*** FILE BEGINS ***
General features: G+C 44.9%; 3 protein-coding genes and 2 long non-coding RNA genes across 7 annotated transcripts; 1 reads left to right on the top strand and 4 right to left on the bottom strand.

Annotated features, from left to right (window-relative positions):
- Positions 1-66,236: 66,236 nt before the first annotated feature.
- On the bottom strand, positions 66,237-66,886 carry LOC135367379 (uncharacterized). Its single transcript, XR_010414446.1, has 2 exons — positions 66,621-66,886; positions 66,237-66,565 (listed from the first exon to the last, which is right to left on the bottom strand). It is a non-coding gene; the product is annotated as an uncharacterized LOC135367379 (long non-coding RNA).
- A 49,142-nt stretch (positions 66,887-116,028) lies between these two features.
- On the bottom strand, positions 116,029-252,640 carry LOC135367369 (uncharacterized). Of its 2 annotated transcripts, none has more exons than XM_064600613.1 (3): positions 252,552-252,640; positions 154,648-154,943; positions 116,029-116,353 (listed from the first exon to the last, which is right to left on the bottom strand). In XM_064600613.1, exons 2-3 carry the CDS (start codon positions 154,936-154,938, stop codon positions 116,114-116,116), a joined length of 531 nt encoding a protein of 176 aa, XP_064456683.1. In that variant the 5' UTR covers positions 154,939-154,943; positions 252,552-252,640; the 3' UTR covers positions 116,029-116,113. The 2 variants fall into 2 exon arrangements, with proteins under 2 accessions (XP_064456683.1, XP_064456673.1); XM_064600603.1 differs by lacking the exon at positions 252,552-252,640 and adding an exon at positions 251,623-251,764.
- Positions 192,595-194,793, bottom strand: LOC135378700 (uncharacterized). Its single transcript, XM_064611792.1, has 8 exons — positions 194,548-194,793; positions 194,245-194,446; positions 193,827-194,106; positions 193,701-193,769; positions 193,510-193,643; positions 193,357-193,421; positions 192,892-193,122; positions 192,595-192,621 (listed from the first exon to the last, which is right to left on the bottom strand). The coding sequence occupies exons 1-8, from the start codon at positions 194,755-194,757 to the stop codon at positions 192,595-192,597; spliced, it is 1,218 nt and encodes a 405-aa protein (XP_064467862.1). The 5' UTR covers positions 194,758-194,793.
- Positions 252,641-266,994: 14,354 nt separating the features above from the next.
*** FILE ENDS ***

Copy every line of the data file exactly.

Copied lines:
General features: G+C 44.9%; 3 protein-coding genes and 2 long non-coding RNA genes across 7 annotated transcripts; 1 reads left to right on the top strand and 4 right to left on the bottom strand.

Annotated features, from left to right (window-relative positions):
- Positions 1-66,236: 66,236 nt before the first annotated feature.
- On the bottom strand, positions 66,237-66,886 carry LOC135367379 (uncharacterized). Its single transcript, XR_010414446.1, has 2 exons — positions 66,621-66,886; positions 66,237-66,565 (listed from the first exon to the last, which is right to left on the bottom strand). It is a non-coding gene; the product is annotated as an uncharacterized LOC135367379 (long non-coding RNA).
- A 49,142-nt stretch (positions 66,887-116,028) lies between these two features.
- On the bottom strand, positions 116,029-252,640 carry LOC135367369 (uncharacterized). Of its 2 annotated transcripts, none has more exons than XM_064600613.1 (3): positions 252,552-252,640; positions 154,648-154,943; positions 116,029-116,353 (listed from the first exon to the last, which is right to left on the bottom strand). In XM_064600613.1, exons 2-3 carry the CDS (start codon positions 154,936-154,938, stop codon positions 116,114-116,116), a joined length of 531 nt encoding a protein of 176 aa, XP_064456683.1. In that variant the 5' UTR covers positions 154,939-154,943; positions 252,552-252,640; the 3' UTR covers positions 116,029-116,113. The 2 variants fall into 2 exon arrangements, with proteins under 2 accessions (XP_064456683.1, XP_064456673.1); XM_064600603.1 differs by lacking the exon at positions 252,552-252,640 and adding an exon at positions 251,623-251,764.
- Positions 192,595-194,793, bottom strand: LOC135378700 (uncharacterized). Its single transcript, XM_064611792.1, has 8 exons — positions 194,548-194,793; positions 194,245-194,446; positions 193,827-194,106; positions 193,701-193,769; positions 193,510-193,643; positions 193,357-193,421; positions 192,892-193,122; positions 192,595-192,621 (listed from the first exon to the last, which is right to left on the bottom strand). The coding sequence occupies exons 1-8, from the start codon at positions 194,755-194,757 to the stop codon at positions 192,595-192,597; spliced, it is 1,218 nt and encodes a 405-aa protein (XP_064467862.1). The 5' UTR covers positions 194,758-194,793.
- Positions 252,641-266,994: 14,354 nt separating the features above from the next.